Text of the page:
c. Using wire strippers, remove 2 in (5 cm.) of the cable jacket from both ends of the cable.
Step 2: Prepare and insert the wires.
a. Determine which wiring standard will be used. Circle the standard.
b. Locate the correct table or figure from the Wire Diagrams based on the wiring standard used.
c. Spread the cable pairs and arrange them roughly in the desired order based on the standard chosen.
d. Untwist a short length of the pairs and arrange them in the exact order needed by the standard, moving left to right starting with pin 1. It is very important to untwist as little as possible. The twists are important because they provide noise cancellation.
e. Straighten and flatten the wires between your thumb and forefinger.
f. Ensure the cable wires are still in the correct order as the standard.
g. Cut the cable in a straight line to within 0.5 to .75 in. (1.25 to 1.9 cm.) from the edge of the cable jacket. If it is longer than this, the cable will be susceptible to crosstalk (the interference of bits from one wire with an adjacent wire).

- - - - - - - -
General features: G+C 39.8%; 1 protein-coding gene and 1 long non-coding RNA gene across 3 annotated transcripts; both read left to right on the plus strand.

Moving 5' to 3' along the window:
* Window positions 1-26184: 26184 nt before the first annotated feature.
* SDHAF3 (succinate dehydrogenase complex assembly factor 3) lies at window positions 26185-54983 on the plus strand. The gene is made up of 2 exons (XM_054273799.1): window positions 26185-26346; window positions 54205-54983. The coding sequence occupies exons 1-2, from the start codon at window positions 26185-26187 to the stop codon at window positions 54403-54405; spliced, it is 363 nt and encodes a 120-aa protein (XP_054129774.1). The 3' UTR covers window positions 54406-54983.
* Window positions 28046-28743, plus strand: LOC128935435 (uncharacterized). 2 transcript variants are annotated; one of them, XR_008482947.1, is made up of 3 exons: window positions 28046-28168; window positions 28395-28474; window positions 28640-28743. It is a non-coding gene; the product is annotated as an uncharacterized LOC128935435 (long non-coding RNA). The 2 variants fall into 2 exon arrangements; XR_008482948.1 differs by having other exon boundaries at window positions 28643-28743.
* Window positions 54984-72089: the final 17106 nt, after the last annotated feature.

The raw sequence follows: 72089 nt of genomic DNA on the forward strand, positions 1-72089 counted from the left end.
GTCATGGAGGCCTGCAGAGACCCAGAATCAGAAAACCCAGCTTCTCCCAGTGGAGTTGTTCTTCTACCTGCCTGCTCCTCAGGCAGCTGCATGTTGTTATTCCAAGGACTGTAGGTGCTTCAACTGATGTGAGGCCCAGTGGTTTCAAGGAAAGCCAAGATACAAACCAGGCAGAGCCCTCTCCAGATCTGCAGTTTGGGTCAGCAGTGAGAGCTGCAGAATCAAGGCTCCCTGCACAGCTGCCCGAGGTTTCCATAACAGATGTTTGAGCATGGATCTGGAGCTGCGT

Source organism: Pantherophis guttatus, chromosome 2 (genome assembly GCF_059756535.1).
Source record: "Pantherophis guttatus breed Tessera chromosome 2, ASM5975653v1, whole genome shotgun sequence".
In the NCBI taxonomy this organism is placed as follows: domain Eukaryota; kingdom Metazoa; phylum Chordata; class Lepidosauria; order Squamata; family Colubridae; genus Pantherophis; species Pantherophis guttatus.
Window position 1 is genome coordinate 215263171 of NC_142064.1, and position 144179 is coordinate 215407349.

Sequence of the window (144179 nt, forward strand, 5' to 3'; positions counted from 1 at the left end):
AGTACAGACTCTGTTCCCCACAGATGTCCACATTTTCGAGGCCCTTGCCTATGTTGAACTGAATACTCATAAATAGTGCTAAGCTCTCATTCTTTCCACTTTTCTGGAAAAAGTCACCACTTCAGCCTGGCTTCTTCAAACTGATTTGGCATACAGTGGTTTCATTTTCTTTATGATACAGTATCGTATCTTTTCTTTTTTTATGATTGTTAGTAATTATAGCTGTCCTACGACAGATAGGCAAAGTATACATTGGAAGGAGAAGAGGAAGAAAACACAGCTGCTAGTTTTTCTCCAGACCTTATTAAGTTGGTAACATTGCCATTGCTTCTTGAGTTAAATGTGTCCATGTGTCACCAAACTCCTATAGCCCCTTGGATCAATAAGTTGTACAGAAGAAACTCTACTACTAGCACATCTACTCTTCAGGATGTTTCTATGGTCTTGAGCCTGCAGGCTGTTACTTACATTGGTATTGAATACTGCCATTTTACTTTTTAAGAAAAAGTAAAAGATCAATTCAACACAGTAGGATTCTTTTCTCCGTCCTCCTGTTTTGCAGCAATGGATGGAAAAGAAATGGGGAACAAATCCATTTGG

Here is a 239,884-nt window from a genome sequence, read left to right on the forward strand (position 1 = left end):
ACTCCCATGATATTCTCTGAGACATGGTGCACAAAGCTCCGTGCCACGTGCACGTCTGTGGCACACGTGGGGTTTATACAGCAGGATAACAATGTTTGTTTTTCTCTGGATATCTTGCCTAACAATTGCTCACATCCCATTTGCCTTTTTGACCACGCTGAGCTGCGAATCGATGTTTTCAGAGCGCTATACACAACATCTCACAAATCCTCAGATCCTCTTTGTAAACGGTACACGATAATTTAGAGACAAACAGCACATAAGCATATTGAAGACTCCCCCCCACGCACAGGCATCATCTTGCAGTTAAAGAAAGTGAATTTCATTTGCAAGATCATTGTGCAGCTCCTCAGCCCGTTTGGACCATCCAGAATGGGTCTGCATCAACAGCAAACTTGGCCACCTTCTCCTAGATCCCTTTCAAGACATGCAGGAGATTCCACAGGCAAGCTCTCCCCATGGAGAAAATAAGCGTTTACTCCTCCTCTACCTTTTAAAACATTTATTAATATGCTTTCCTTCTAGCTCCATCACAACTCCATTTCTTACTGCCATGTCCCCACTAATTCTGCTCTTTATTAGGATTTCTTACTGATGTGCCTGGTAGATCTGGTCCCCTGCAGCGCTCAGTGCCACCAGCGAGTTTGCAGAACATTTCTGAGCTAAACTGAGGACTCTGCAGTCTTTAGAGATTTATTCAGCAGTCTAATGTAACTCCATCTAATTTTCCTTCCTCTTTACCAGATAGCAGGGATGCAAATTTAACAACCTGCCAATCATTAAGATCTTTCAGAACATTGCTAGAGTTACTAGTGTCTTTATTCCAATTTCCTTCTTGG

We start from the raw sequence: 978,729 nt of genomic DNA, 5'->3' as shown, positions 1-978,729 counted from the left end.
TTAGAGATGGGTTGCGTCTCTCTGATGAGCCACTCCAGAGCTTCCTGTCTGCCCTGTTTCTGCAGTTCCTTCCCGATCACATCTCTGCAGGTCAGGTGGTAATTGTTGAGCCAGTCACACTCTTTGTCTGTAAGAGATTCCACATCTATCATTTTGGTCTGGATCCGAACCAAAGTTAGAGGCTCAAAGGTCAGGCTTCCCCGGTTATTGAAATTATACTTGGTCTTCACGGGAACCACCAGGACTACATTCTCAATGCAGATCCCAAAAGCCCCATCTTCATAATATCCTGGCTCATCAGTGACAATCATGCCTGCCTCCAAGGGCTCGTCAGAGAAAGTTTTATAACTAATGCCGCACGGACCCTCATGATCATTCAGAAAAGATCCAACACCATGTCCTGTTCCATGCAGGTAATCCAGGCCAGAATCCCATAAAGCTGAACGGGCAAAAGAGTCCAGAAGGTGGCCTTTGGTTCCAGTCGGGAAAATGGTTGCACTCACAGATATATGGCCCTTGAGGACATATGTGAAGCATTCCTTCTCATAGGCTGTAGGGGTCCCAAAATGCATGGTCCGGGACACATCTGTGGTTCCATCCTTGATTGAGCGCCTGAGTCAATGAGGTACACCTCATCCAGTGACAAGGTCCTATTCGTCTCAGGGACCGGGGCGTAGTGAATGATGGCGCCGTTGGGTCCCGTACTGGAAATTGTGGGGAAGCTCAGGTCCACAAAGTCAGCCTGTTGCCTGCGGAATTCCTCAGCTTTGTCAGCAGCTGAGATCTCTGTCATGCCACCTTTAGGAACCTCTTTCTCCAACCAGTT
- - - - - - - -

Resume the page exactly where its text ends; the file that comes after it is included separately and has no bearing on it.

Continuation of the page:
h. The key (the prong that sticks out from the RJ-45 connector) should be on the underside pointing downward when inserting the wires. Ensure the wires are in order from left to right starting with pin 1. Insert the wires firmly into the RJ-45 connector until all wires are pushed to the end of the connector.
Step 3: Inspect, crimp, and re-inspect the connector.
a. Visually inspect the cable and ensure the right colors are aligned to the correct pins.
b. Visually inspect the end of the connector. The eight wires should be pressed firmly against the end of the RJ-45 connector. Some of the cable jacket should be inside the first portion of the connector. This provides strain relief for the cable. If the cable jacket is not far enough inside the connector, it may eventually cause the cable to fail.
c. If everything is correctly aligned and inserted properly, place the RJ-45 connector and cable into the crimper. The crimper will push two plungers down on the RJ-45 connector.
d. Visually re-inspect the connector. If improperly installed, cut the end off and repeat the process.
Step 4: Terminate the other cable end.
a. Attach an RJ-45 connector to the other end of the cable.
b. Visually re-inspect the connector. If improperly installed, cut the end off and repeat the process.